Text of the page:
Fostering connections is more than literal social interactions. Work in isolation can be imbued with meaning and purpose that is socially relevant. This requires a clear understanding and connection over shared goals within an organization. Practices for bringing employees together over common goals depend on the nature of the organization. For some smaller companies, the process might be more informal and collaborative. For larger institutions, goals might require explicit communication from leaders. Regardless, companies have an opportunity to connect their employees to a greater purpose under the current circumstances.

For MDRG, fostering stronger connections amongst employees means not just holding a weekly happy hour and connecting over lunch via Zoom, but also focusing on a significant and meaningful question: how this crisis will impact life and consumption practices in the United States? Over the last few weeks, our teams have been engaged and connected through our shared focus on this question, which serves to imbue everyday tasks with a sense of meaning and relevance.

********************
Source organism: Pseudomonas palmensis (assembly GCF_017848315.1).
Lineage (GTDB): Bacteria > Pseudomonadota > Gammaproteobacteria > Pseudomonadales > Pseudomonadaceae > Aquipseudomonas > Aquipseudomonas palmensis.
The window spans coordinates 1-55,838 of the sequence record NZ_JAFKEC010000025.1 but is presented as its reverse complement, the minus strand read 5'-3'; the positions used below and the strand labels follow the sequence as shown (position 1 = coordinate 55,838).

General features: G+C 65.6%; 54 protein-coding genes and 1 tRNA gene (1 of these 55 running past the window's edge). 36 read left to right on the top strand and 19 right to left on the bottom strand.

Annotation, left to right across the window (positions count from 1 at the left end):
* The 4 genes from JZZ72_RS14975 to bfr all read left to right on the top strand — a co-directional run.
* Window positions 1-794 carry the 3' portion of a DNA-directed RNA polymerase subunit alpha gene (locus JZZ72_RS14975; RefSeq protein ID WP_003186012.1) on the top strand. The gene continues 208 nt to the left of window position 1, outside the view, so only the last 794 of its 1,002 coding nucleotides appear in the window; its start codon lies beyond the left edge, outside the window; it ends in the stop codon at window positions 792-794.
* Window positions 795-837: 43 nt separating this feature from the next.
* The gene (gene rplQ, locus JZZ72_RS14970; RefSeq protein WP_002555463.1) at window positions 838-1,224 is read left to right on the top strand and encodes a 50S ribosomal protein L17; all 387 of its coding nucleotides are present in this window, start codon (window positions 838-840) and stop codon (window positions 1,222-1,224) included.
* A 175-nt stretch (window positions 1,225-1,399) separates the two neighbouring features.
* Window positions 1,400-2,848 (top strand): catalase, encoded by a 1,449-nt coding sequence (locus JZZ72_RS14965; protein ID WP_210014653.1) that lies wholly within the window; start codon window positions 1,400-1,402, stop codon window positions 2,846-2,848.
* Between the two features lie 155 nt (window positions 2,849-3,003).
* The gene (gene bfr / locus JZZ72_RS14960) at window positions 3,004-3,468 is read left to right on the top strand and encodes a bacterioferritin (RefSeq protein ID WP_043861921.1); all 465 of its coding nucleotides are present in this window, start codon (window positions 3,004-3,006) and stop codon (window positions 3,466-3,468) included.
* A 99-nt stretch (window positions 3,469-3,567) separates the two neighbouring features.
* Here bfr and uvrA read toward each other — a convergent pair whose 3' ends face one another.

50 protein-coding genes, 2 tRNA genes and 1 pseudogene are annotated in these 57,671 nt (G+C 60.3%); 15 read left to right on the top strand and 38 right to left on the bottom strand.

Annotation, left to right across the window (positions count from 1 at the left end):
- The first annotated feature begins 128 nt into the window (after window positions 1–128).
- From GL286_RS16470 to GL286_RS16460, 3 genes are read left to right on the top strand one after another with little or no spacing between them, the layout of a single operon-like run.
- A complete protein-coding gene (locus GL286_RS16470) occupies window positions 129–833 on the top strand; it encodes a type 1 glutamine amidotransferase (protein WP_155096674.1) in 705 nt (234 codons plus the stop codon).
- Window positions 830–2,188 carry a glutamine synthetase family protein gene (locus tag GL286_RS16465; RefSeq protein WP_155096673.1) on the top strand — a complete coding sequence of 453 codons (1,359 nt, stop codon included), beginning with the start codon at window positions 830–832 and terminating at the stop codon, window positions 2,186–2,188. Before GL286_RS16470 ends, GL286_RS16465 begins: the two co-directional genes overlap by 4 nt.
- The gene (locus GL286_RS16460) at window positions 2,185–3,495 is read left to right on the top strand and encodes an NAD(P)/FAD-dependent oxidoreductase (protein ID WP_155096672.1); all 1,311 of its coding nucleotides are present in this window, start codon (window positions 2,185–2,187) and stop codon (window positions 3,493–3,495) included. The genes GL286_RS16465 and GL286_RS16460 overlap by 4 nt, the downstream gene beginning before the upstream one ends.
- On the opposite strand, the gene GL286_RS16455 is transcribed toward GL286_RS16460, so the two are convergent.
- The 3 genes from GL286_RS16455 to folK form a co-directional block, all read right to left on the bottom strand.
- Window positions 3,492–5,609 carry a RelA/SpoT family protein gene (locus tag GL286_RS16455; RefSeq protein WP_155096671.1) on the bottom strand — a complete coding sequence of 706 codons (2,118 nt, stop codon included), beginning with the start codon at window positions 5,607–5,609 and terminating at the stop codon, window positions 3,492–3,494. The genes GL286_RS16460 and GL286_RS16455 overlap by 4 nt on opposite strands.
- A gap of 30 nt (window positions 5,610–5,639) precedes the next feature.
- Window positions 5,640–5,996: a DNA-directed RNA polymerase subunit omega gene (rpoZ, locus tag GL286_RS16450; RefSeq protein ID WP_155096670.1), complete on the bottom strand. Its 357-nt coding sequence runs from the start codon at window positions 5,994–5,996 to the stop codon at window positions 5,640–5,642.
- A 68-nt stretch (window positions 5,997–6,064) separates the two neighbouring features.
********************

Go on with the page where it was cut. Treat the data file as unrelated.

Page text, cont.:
As we recommend in the next section, asking questions is not just a means to bring people together, but a vital part of preparing for the aftermath of COVID-19.

2. Get Curious.

Given the radically altered state of society, businesses must adjust to meeting needs that they perhaps never imagined or anticipated.

Now is the time to ask questions, the most pertinent of which include:

•What new expectations and habits will govern customers’ decision making and behavior?

•How can my business best serve customers during and after COVID-19?